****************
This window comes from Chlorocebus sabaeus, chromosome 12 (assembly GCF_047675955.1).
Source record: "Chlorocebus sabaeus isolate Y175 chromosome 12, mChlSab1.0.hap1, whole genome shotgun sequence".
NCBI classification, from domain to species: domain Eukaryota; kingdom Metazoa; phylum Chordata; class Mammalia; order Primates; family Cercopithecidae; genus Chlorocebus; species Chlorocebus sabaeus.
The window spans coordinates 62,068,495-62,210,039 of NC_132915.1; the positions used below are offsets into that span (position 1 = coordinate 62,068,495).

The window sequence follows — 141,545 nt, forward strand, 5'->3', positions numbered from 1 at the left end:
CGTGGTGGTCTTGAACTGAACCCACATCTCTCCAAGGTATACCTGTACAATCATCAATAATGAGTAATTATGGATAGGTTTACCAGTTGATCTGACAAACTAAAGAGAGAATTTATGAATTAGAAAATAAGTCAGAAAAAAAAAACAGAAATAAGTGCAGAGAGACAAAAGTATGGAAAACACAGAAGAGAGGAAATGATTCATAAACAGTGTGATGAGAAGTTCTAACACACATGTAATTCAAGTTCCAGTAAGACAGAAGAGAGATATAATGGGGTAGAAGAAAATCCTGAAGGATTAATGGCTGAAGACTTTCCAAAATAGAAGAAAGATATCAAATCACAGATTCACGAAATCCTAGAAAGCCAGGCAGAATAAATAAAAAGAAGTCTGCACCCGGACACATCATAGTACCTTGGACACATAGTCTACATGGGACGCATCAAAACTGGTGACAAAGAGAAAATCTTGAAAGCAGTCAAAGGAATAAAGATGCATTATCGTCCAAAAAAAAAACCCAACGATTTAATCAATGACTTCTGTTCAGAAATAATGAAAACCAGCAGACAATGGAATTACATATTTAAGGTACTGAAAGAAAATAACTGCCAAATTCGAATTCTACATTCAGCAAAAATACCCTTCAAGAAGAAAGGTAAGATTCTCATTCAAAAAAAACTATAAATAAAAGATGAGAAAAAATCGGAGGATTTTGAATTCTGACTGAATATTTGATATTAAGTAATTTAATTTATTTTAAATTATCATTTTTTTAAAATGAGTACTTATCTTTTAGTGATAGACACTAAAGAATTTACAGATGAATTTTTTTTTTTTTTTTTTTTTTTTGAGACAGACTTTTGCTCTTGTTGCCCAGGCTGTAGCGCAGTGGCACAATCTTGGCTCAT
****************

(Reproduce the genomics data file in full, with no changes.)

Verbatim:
This window comes from Chlorocebus sabaeus, chromosome 12 (assembly GCF_047675955.1).
Source record: "Chlorocebus sabaeus isolate Y175 chromosome 12, mChlSab1.0.hap1, whole genome shotgun sequence".
NCBI classification, from domain to species: domain Eukaryota; kingdom Metazoa; phylum Chordata; class Mammalia; order Primates; family Cercopithecidae; genus Chlorocebus; species Chlorocebus sabaeus.
The window spans coordinates 62,068,495-62,210,039 of NC_132915.1; the positions used below are offsets into that span (position 1 = coordinate 62,068,495).

The window sequence follows — 141,545 nt, forward strand, 5'->3', positions numbered from 1 at the left end:
CGTGGTGGTCTTGAACTGAACCCACATCTCTCCAAGGTATACCTGTACAATCATCAATAATGAGTAATTATGGATAGGTTTACCAGTTGATCTGACAAACTAAAGAGAGAATTTATGAATTAGAAAATAAGTCAGAAAAAAAAAACAGAAATAAGTGCAGAGAGACAAAAGTATGGAAAACACAGAAGAGAGGAAATGATTCATAAACAGTGTGATGAGAAGTTCTAACACACATGTAATTCAAGTTCCAGTAAGACAGAAGAGAGATATAATGGGGTAGAAGAAAATCCTGAAGGATTAATGGCTGAAGACTTTCCAAAATAGAAGAAAGATATCAAATCACAGATTCACGAAATCCTAGAAAGCCAGGCAGAATAAATAAAAAGAAGTCTGCACCCGGACACATCATAGTACCTTGGACACATAGTCTACATGGGACGCATCAAAACTGGTGACAAAGAGAAAATCTTGAAAGCAGTCAAAGGAATAAAGATGCATTATCGTCCAAAAAAAAAACCCAACGATTTAATCAATGACTTCTGTTCAGAAATAATGAAAACCAGCAGACAATGGAATTACATATTTAAGGTACTGAAAGAAAATAACTGCCAAATTCGAATTCTACATTCAGCAAAAATACCCTTCAAGAAGAAAGGTAAGATTCTCATTCAAAAAAAACTATAAATAAAAGATGAGAAAAAATCGGAGGATTTTGAATTCTGACTGAATATTTGATATTAAGTAATTTAATTTATTTTAAATTATCATTTTTTTAAAATGAGTACTTATCTTTTAGTGATAGACACTAAAGAATTTACAGATGAATTTTTTTTTTTTTTTTTTTTTTTTGAGACAGACTTTTGCTCTTGTTGCCCAGGCTGTAGCGCAGTGGCACAATCTTGGCTCAT